Contracts in the entertainment industry, as you may already know, can be tricky legal documents that could lead to litigation if all parties addressed in the contract are not on the same page. If a breach of contract occurs and the agreement is in writing, then one party can easily prove that the other did not uphold their end of the agreement. But what happens if the agreement is made orally? Are the promises made in this agreement still subject to the same rules?
Imagine that you work for a company that is doing promotions for an event. In several of your advertising videos you use the songs of a famous band. You assume that you and your company are following all of the necessary laws until one day you receive a cease-and-desist letter stating that you infringed on the band’s work. But how could this have happened and what could have been done differently to prevent the possibly difficult litigation that could soon follow?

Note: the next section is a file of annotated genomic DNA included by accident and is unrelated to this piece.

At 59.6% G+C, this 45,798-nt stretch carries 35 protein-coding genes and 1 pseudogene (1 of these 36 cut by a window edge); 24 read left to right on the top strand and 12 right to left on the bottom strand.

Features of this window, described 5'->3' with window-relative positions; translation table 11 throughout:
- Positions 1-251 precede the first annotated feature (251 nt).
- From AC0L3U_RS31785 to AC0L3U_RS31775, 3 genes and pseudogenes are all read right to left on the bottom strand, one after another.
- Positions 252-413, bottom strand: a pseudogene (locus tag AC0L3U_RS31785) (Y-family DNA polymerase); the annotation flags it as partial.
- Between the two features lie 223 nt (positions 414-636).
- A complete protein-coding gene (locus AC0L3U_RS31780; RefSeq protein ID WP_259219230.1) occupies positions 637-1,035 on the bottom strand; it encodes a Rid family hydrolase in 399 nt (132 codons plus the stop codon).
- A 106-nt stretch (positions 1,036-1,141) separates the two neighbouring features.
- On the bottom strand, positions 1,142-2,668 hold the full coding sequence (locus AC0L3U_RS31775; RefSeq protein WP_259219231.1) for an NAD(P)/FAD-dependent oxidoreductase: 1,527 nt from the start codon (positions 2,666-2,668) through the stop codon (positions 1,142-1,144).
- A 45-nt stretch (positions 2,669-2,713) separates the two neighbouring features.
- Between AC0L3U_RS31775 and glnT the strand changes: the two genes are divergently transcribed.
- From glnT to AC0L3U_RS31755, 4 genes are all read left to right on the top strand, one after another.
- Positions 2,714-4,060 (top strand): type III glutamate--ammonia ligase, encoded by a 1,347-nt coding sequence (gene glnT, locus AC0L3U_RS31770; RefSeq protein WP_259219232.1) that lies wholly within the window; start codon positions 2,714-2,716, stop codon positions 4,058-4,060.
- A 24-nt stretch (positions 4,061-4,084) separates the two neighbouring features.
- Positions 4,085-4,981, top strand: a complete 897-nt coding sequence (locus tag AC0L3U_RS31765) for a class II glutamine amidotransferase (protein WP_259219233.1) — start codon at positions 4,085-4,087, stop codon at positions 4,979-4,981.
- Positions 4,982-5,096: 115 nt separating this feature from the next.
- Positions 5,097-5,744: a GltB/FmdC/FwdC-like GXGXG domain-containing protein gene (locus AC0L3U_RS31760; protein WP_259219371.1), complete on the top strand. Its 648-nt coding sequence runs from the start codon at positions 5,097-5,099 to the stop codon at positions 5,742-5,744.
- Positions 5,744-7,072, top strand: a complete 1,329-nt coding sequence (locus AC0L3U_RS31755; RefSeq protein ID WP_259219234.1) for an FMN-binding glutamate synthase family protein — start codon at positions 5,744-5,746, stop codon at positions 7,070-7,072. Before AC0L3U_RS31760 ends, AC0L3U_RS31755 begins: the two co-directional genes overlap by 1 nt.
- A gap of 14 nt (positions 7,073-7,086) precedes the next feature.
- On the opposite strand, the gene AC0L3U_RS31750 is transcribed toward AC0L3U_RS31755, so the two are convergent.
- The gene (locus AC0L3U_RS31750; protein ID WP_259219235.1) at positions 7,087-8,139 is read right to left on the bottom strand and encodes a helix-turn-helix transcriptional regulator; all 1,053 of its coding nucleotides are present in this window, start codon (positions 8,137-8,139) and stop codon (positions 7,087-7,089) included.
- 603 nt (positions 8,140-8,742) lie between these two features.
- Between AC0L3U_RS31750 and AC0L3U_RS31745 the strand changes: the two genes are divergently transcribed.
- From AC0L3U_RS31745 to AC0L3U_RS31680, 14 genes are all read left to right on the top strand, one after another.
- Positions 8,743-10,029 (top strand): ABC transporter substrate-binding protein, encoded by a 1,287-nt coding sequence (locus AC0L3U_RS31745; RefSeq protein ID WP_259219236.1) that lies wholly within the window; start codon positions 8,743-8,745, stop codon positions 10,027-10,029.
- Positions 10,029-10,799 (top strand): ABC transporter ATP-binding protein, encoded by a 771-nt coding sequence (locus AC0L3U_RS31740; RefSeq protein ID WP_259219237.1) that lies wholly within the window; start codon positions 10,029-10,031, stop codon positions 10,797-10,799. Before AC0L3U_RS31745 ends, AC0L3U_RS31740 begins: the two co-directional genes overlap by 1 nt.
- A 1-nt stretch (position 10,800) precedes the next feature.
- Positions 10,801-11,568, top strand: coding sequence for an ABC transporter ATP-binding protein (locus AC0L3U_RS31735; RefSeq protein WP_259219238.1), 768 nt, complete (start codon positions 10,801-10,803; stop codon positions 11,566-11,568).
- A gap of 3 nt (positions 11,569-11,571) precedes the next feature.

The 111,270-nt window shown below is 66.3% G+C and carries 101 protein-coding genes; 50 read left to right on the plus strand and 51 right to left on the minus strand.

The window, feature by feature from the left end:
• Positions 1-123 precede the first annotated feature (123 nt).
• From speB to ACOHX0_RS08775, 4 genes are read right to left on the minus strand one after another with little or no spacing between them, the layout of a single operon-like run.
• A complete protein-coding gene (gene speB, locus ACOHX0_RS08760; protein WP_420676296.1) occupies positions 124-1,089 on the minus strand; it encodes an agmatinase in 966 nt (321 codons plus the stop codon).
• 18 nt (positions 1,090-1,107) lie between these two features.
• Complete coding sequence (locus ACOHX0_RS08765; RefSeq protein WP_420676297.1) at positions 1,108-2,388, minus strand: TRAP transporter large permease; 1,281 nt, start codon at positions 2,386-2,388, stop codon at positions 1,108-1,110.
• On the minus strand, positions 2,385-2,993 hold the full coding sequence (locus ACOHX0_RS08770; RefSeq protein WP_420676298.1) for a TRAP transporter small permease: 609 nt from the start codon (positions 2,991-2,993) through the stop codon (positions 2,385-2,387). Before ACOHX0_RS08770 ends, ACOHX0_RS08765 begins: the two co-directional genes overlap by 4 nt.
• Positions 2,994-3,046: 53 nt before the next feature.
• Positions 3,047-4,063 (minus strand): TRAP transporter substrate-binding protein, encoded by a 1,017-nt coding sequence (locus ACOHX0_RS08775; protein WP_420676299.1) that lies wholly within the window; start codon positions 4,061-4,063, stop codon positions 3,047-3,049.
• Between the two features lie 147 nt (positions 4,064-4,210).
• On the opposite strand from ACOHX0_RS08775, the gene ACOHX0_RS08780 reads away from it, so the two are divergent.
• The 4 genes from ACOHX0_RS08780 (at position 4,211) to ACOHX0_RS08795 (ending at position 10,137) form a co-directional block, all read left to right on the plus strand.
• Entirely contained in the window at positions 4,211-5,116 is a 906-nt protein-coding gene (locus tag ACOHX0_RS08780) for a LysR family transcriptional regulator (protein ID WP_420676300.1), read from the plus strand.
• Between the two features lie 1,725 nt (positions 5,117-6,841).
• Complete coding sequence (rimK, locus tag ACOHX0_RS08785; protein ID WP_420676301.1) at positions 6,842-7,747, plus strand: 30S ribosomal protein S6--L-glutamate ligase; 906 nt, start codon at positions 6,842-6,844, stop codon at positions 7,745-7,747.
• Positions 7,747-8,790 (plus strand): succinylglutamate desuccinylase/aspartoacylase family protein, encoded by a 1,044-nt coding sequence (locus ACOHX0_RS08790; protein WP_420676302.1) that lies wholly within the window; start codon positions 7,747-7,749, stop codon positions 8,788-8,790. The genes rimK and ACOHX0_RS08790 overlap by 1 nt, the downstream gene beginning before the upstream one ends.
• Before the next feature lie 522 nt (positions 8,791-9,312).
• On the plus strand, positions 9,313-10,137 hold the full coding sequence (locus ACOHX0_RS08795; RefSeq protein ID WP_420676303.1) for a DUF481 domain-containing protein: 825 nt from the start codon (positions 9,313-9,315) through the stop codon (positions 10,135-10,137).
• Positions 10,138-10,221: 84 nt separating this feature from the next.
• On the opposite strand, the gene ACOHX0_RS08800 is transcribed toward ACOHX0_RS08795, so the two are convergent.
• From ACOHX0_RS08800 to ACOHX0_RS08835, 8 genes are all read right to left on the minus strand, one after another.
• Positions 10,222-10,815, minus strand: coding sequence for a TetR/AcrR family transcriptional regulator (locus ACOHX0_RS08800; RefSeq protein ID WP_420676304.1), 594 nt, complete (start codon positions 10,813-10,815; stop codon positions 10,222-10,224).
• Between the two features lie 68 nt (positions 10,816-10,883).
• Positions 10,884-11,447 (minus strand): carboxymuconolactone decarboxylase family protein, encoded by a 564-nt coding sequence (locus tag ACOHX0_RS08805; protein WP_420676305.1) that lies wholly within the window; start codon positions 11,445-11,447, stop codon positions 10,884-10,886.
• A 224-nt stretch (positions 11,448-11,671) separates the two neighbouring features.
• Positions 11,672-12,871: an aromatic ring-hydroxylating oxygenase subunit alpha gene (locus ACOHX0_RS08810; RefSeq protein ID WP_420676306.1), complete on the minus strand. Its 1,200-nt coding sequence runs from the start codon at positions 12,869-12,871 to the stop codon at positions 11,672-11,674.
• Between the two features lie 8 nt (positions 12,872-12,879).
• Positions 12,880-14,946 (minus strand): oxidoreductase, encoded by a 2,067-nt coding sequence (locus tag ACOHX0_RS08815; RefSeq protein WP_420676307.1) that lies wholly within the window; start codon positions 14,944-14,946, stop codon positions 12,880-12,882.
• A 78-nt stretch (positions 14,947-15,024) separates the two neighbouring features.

Most people, from California to the East Coast, know that the music industry relies on a series of contracts and agreements between individuals and companies that not only establish the responsibilities for each party, but determine how people will be paid for their work as well. It's a part of the industry where if any one of its moving pieces isn't working right, it can impact a number of people.
Few people realize how important contractual agreements are until they find that they have been violated. This was certainly the case for two business partners who believe they missed out on thousands, if not millions, of dollars in royalties and advances when their former business partner wrote them out of a publishing company. Now they are fighting back in the form of a lawsuit.